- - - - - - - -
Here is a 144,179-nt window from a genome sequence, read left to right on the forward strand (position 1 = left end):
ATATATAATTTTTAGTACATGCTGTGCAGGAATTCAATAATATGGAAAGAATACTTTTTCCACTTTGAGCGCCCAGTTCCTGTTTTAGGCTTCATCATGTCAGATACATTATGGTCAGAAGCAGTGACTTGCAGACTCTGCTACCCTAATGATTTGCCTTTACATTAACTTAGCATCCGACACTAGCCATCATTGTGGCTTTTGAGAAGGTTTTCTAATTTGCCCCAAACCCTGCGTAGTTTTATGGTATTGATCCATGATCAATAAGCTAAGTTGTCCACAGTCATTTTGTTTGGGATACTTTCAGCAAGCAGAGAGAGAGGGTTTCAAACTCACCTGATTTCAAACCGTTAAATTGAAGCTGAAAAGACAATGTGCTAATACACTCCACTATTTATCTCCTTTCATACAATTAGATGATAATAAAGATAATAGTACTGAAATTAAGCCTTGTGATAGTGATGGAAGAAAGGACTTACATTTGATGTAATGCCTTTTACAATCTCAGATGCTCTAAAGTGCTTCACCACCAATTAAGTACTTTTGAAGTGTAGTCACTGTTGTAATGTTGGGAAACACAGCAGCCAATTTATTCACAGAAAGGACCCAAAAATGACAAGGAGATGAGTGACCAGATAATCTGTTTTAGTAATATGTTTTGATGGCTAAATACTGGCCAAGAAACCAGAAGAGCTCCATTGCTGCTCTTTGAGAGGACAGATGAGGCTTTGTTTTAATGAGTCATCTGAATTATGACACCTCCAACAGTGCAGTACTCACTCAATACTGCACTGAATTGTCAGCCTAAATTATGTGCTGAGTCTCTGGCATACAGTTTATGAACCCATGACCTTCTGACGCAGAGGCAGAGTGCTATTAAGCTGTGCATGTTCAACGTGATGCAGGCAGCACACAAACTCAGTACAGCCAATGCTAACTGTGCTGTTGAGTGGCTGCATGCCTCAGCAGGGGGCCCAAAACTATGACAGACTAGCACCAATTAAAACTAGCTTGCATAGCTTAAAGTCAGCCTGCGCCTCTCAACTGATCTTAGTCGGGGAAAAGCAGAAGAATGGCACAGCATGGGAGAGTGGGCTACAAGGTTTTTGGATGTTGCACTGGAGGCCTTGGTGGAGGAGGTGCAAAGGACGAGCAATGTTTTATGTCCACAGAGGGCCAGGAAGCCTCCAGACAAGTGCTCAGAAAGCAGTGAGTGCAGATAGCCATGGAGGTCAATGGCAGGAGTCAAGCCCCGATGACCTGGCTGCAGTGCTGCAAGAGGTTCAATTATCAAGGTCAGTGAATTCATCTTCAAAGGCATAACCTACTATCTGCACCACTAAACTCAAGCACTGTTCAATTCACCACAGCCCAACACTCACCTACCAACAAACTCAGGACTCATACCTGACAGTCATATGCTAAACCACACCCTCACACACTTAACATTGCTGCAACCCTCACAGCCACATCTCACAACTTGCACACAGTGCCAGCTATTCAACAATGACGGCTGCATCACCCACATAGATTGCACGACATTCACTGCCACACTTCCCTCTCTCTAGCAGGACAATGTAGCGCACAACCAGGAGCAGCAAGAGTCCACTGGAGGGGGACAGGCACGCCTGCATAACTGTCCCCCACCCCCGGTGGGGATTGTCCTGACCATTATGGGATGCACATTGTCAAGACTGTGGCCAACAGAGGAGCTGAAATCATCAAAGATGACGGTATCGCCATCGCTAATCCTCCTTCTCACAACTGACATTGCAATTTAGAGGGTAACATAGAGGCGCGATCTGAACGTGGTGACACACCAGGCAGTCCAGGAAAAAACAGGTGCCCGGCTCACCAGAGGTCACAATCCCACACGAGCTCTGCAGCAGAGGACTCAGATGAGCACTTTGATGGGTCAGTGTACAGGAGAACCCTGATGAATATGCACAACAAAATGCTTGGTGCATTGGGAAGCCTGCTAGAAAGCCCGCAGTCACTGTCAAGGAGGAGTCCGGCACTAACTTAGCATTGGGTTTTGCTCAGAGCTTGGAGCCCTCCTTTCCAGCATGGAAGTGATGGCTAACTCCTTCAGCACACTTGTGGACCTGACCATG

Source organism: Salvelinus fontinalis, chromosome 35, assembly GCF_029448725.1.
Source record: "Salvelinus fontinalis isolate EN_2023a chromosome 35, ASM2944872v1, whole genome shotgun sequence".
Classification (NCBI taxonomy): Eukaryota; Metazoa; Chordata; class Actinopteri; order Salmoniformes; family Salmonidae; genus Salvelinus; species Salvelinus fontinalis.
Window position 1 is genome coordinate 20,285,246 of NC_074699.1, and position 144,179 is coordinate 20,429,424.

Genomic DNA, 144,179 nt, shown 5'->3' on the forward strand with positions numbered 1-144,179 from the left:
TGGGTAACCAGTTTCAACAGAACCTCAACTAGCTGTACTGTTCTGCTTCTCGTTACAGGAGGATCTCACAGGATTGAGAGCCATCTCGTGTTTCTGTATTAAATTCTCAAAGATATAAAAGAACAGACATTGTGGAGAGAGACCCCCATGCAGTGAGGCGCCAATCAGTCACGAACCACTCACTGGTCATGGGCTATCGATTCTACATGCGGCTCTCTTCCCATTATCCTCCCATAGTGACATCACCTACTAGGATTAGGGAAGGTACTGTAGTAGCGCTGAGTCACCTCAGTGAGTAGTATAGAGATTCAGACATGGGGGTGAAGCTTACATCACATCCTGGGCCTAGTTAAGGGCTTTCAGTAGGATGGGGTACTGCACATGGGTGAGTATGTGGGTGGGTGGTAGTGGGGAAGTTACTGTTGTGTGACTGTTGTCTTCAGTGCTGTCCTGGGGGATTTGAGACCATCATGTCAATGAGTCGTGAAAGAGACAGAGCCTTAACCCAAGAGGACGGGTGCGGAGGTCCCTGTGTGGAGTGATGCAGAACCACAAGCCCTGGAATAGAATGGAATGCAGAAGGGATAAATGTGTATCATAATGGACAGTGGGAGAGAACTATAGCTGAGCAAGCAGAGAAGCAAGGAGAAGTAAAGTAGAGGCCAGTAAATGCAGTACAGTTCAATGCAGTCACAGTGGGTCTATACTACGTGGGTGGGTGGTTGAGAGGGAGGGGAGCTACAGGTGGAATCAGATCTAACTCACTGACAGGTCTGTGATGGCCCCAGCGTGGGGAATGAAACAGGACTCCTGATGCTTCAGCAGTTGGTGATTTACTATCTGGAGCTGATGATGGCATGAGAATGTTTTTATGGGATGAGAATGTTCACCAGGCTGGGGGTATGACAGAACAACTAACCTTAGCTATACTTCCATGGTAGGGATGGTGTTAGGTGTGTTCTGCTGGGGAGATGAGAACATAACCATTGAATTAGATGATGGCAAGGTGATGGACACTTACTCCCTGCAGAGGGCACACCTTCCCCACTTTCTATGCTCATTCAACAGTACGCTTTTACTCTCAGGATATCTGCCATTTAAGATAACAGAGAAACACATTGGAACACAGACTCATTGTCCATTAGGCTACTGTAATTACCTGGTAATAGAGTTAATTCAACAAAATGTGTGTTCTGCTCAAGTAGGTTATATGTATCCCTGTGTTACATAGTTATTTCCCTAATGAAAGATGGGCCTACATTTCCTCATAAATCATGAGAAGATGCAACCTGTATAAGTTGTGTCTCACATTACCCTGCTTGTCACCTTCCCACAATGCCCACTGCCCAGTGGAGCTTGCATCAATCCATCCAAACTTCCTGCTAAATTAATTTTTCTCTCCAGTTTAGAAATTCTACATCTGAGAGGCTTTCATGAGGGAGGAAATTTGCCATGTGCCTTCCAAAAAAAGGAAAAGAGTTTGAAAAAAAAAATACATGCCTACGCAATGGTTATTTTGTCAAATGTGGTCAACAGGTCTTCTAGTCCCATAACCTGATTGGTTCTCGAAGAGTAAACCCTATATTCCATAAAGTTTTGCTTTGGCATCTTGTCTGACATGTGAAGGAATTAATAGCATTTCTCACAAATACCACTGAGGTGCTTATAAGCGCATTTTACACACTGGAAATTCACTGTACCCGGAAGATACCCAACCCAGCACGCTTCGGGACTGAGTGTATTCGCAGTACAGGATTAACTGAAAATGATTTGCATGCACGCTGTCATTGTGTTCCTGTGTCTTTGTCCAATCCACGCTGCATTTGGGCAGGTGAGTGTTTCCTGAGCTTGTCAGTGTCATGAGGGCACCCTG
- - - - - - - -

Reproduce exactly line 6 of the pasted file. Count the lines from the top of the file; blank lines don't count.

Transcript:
Window position 1 is genome coordinate 20,285,246 of NC_074699.1, and position 144,179 is coordinate 20,429,424.